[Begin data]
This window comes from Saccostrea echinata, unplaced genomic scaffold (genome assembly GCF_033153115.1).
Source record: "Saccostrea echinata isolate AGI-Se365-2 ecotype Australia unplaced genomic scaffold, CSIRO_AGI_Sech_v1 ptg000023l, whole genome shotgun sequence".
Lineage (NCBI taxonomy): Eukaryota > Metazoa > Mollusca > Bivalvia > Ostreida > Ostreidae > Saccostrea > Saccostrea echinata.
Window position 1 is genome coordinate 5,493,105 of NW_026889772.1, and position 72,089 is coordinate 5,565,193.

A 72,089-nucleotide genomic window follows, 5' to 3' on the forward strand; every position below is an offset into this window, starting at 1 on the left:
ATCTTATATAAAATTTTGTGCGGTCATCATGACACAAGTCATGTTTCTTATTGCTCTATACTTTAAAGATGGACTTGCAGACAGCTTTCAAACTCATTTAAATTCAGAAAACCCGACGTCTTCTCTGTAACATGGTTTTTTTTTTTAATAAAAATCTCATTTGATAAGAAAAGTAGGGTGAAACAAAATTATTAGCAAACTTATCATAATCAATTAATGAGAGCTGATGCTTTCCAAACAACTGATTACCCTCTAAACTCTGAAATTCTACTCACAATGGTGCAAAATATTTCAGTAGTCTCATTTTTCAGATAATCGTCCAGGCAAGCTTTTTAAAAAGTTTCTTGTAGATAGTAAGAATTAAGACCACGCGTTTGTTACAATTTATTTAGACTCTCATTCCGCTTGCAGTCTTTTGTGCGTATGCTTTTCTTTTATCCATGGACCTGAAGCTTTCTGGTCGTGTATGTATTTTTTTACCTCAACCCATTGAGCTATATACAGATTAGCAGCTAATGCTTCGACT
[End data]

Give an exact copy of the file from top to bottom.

This window comes from Saccostrea echinata, unplaced genomic scaffold (genome assembly GCF_033153115.1).
Source record: "Saccostrea echinata isolate AGI-Se365-2 ecotype Australia unplaced genomic scaffold, CSIRO_AGI_Sech_v1 ptg000023l, whole genome shotgun sequence".
Lineage (NCBI taxonomy): Eukaryota > Metazoa > Mollusca > Bivalvia > Ostreida > Ostreidae > Saccostrea > Saccostrea echinata.
Window position 1 is genome coordinate 5,493,105 of NW_026889772.1, and position 72,089 is coordinate 5,565,193.

A 72,089-nucleotide genomic window follows, 5' to 3' on the forward strand; every position below is an offset into this window, starting at 1 on the left:
ATCTTATATAAAATTTTGTGCGGTCATCATGACACAAGTCATGTTTCTTATTGCTCTATACTTTAAAGATGGACTTGCAGACAGCTTTCAAACTCATTTAAATTCAGAAAACCCGACGTCTTCTCTGTAACATGGTTTTTTTTTTTAATAAAAATCTCATTTGATAAGAAAAGTAGGGTGAAACAAAATTATTAGCAAACTTATCATAATCAATTAATGAGAGCTGATGCTTTCCAAACAACTGATTACCCTCTAAACTCTGAAATTCTACTCACAATGGTGCAAAATATTTCAGTAGTCTCATTTTTCAGATAATCGTCCAGGCAAGCTTTTTAAAAAGTTTCTTGTAGATAGTAAGAATTAAGACCACGCGTTTGTTACAATTTATTTAGACTCTCATTCCGCTTGCAGTCTTTTGTGCGTATGCTTTTCTTTTATCCATGGACCTGAAGCTTTCTGGTCGTGTATGTATTTTTTTACCTCAACCCATTGAGCTATATACAGATTAGCAGCTAATGCTTCGACT